Wednesday, March 14, 2012

    Fragment on Moral Dilemmas

    A moral dilemma is a situation in which it is difficult or impossible for a person to choose a morally good course of action.  Dilemmas of this sort are the stuff of tragedy: a character (person) finds himself in a situation from which there is effectively no escape.  If every possible action is evil, then there is nothing left to do but despair.  Now, while there are certainly tragic situations in life, it seems to me that one consequence of the existence of a loving, almighty God is the exclusion of genuine moral dilemmas: i.e., situations in which a person cannot possibly choose to act or not to act without sinning.  Which is to say that, given good character and a good understanding of what is going on, there will always be at least one "right" response. 
     
    Of course, our capacity to judge what is good is inhibited by disordered appetites, concupisence, and the ignorance which comes from sin.  Thus many situations which do not actually present a grave moral difficulty may seem to do so if right action demands a higher degree of moral perfection than we presently embody.  Generally situations presented as moral dilemmas depend for their problematic nature on a common misevaluation of various goods.  Consider the following set of examples:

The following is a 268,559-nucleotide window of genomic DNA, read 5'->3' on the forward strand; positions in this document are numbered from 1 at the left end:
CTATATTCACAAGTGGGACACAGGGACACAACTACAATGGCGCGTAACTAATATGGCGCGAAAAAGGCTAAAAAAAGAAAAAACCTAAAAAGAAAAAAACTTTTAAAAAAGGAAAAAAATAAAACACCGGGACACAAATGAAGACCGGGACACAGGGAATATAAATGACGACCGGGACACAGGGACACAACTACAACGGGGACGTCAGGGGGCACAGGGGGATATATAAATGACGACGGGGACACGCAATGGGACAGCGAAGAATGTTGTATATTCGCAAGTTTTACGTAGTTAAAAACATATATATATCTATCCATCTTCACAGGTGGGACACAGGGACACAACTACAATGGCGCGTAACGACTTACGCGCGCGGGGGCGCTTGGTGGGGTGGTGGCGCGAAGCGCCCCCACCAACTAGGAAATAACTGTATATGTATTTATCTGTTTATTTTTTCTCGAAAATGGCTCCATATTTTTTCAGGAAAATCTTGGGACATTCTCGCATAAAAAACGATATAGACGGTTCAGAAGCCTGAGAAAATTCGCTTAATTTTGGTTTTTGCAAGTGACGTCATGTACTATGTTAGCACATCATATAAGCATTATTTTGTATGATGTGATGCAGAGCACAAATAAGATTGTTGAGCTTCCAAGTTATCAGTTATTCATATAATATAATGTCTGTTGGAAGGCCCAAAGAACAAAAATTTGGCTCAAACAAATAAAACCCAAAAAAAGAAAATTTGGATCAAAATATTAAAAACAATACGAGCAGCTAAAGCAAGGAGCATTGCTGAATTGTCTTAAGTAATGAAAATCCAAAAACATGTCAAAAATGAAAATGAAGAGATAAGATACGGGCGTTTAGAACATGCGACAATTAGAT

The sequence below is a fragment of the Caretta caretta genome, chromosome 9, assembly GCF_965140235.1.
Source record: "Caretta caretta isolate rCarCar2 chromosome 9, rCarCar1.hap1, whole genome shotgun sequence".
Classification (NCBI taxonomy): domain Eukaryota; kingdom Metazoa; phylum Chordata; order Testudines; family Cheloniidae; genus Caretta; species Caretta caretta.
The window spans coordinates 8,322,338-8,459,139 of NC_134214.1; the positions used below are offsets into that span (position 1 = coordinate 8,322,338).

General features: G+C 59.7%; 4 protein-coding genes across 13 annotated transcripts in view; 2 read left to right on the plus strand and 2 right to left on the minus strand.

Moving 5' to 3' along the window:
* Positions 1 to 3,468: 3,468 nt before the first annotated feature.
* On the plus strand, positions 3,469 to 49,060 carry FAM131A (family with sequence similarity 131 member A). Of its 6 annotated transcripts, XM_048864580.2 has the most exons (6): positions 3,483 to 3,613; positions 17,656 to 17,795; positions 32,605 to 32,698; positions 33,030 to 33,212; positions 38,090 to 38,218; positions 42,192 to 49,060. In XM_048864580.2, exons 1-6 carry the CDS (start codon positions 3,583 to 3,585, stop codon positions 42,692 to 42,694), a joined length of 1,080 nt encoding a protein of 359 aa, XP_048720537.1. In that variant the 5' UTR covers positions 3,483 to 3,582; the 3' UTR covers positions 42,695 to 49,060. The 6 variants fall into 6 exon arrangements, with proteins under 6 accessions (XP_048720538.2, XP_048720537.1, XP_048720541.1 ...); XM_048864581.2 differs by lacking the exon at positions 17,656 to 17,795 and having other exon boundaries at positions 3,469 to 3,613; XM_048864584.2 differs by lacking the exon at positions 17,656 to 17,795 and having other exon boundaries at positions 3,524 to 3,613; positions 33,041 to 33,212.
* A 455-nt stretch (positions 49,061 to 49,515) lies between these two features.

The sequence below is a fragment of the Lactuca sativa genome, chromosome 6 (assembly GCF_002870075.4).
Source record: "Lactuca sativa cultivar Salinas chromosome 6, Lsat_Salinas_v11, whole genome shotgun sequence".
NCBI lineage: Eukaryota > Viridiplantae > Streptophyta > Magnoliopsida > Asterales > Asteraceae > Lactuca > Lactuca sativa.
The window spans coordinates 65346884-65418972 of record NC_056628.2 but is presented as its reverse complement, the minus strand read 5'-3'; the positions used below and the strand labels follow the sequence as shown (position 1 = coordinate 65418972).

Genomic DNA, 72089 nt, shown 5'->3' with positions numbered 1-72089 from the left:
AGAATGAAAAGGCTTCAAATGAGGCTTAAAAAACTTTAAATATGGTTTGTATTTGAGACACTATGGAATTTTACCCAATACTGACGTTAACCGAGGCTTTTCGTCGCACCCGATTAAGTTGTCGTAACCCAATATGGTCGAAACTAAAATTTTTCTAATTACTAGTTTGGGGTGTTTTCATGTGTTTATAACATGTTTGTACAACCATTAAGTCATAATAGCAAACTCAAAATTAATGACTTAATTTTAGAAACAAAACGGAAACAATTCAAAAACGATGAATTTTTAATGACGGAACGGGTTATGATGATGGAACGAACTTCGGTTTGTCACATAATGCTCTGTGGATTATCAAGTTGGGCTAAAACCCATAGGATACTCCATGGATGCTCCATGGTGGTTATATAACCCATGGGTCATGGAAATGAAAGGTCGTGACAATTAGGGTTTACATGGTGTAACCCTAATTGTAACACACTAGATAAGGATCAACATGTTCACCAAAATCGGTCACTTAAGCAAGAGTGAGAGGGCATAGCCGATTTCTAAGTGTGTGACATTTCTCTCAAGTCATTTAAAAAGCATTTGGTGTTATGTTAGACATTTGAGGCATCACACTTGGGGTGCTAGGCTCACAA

1.  You really ought to have the hit new album by The Wilting Spoon, but you are presently broke.  You could steal it, but stealing is wrong.  Moral dilemma: Do you neglect your own human dignity by going without the new album, or do you steal it?
     
    2.  You have just been kidnapped by pirates and gradually starved for over a week, only to be deposited without food, money, or map in a vineyard somewhere in the world.  You feel that you are about to surrender to death, surrounded by someone else's food.  Do you steal it or let yourself die?
     
    3.  Aliens from Zobomb have decided to experiment on humanity and you are their latest subject.  They present you with a five year old child and a hatchet and tell you that if you don't deliver his brain to them in three minutes the planet Earth will be annihilated with all its inhabitants.  Do you sacrifice young Tommy to save humanity?